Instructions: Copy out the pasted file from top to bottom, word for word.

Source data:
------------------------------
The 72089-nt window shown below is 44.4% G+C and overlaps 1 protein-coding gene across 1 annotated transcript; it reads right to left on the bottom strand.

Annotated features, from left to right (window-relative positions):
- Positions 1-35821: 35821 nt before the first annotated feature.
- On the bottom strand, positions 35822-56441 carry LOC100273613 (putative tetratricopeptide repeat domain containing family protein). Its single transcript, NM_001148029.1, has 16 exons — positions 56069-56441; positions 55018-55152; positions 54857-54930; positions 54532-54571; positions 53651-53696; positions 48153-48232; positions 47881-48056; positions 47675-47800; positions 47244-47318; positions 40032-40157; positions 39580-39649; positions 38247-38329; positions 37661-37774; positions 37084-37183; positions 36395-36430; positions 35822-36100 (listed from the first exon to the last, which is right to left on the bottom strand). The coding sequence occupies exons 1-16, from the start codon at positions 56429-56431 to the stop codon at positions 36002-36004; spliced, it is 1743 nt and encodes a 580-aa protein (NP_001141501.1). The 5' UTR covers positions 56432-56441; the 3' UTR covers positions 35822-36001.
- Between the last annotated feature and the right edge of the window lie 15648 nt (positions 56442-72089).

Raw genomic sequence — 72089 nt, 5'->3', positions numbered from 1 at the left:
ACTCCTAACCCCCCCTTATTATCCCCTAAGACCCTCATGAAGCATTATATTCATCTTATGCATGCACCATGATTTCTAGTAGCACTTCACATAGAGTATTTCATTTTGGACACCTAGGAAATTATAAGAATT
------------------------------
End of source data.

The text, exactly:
The 72089-nt window shown below is 44.4% G+C and overlaps 1 protein-coding gene across 1 annotated transcript; it reads right to left on the bottom strand.

Annotated features, from left to right (window-relative positions):
- Positions 1-35821: 35821 nt before the first annotated feature.
- On the bottom strand, positions 35822-56441 carry LOC100273613 (putative tetratricopeptide repeat domain containing family protein). Its single transcript, NM_001148029.1, has 16 exons — positions 56069-56441; positions 55018-55152; positions 54857-54930; positions 54532-54571; positions 53651-53696; positions 48153-48232; positions 47881-48056; positions 47675-47800; positions 47244-47318; positions 40032-40157; positions 39580-39649; positions 38247-38329; positions 37661-37774; positions 37084-37183; positions 36395-36430; positions 35822-36100 (listed from the first exon to the last, which is right to left on the bottom strand). The coding sequence occupies exons 1-16, from the start codon at positions 56429-56431 to the stop codon at positions 36002-36004; spliced, it is 1743 nt and encodes a 580-aa protein (NP_001141501.1). The 5' UTR covers positions 56432-56441; the 3' UTR covers positions 35822-36001.
- Between the last annotated feature and the right edge of the window lie 15648 nt (positions 56442-72089).

Raw genomic sequence — 72089 nt, 5'->3', positions numbered from 1 at the left:
ACTCCTAACCCCCCCTTATTATCCCCTAAGACCCTCATGAAGCATTATATTCATCTTATGCATGCACCATGATTTCTAGTAGCACTTCACATAGAGTATTTCATTTTGGACACCTAGGAAATTATAAGAATT